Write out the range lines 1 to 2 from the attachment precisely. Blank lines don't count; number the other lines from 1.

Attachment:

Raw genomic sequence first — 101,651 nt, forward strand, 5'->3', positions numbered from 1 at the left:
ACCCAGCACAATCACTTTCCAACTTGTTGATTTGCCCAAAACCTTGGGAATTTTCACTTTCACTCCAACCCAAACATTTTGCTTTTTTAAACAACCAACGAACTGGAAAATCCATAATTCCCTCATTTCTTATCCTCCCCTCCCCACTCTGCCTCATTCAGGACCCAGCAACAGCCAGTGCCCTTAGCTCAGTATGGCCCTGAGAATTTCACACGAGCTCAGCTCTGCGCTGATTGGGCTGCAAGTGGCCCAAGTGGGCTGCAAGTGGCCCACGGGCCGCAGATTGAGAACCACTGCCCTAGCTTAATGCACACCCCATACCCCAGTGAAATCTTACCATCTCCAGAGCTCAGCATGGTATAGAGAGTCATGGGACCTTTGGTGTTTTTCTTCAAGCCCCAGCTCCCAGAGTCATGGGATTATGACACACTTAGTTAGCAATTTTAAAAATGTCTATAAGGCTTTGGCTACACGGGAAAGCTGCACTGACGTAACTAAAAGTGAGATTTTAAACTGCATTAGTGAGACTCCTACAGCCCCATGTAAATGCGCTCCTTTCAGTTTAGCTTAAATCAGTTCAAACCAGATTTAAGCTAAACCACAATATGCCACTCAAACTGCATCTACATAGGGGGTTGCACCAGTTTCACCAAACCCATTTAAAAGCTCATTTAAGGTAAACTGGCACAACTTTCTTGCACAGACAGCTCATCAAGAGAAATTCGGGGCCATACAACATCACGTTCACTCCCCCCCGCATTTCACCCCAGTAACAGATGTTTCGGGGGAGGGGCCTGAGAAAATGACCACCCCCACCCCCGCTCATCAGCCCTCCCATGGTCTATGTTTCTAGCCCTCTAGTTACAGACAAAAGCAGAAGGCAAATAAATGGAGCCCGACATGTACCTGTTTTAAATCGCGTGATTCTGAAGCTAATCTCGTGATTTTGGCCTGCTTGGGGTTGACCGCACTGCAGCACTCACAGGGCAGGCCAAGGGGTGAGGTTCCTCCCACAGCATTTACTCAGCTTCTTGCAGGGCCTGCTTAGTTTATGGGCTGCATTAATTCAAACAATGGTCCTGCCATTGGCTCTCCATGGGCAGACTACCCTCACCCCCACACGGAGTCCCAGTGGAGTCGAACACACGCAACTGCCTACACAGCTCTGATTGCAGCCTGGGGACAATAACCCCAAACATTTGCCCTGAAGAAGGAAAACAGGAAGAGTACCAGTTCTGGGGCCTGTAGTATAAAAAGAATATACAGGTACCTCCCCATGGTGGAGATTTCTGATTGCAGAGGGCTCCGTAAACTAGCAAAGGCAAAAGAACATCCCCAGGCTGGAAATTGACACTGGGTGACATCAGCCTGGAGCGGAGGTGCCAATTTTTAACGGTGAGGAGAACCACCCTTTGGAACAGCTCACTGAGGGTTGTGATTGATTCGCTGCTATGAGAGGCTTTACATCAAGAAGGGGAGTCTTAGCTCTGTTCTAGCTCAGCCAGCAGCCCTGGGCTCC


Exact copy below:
Raw genomic sequence first — 101,651 nt, forward strand, 5'->3', positions numbered from 1 at the left:
ACCCAGCACAATCACTTTCCAACTTGTTGATTTGCCCAAAACCTTGGGAATTTTCACTTTCACTCCAACCCAAACATTTTGCTTTTTTAAACAACCAACGAACTGGAAAATCCATAATTCCCTCATTTCTTATCCTCCCCTCCCCACTCTGCCTCATTCAGGACCCAGCAACAGCCAGTGCCCTTAGCTCAGTATGGCCCTGAGAATTTCACACGAGCTCAGCTCTGCGCTGATTGGGCTGCAAGTGGCCCAAGTGGGCTGCAAGTGGCCCACGGGCCGCAGATTGAGAACCACTGCCCTAGCTTAATGCACACCCCATACCCCAGTGAAATCTTACCATCTCCAGAGCTCAGCATGGTATAGAGAGTCATGGGACCTTTGGTGTTTTTCTTCAAGCCCCAGCTCCCAGAGTCATGGGATTATGACACACTTAGTTAGCAATTTTAAAAATGTCTATAAGGCTTTGGCTACACGGGAAAGCTGCACTGACGTAACTAAAAGTGAGATTTTAAACTGCATTAGTGAGACTCCTACAGCCCCATGTAAATGCGCTCCTTTCAGTTTAGCTTAAATCAGTTCAAACCAGATTTAAGCTAAACCACAATATGCCACTCAAACTGCATCTACATAGGGGGTTGCACCAGTTTCACCAAACCCATTTAAAAGCTCATTTAAGGTAAACTGGCACAACTTTCTTGCACAGACAGCTCATCAAGAGAAATTCGGGGCCATACAACATCACGTTCACTCCCCCCCGCATTTCACCCCAGTAACAGATGTTTCGGGGGAGGGGCCTGAGAAAATGACCACCCCCACCCCCGCTCATCAGCCCTCCCATGGTCTATGTTTCTAGCCCTCTAGTTACAGACAAAAGCAGAAGGCAAATAAATGGAGCCCGACATGTACCTGTTTTAAATCGCGTGATTCTGAAGCTAATCTCGTGATTTTGGCCTGCTTGGGGTTGACCGCACTGCAGCACTCACAGGGCAGGCCAAGGGGTGAGGTTCCTCCCACAGCATTTACTCAGCTTCTTGCAGGGCCTGCTTAGTTTATGGGCTGCATTAATTCAAACAATGGTCCTGCCATTGGCTCTCCATGGGCAGACTACCCTCACCCCCACACGGAGTCCCAGTGGAGTCGAACACACGCAACTGCCTACACAGCTCTGATTGCAGCCTGGGGACAATAACCCCAAACATTTGCCCTGAAGAAGGAAAACAGGAAGAGTACCAGTTCTGGGGCCTGTAGTATAAAAAGAATATACAGGTACCTCCCCATGGTGGAGATTTCTGATTGCAGAGGGCTCCGTAAACTAGCAAAGGCAAAAGAACATCCCCAGGCTGGAAATTGACACTGGGTGACATCAGCCTGGAGCGGAGGTGCCAATTTTTAACGGTGAGGAGAACCACCCTTTGGAACAGCTCACTGAGGGTTGTGATTGATTCGCTGCTATGAGAGGCTTTACATCAAGAAGGGGAGTCTTAGCTCTGTTCTAGCTCAGCCAGCAGCCCTGGGCTCC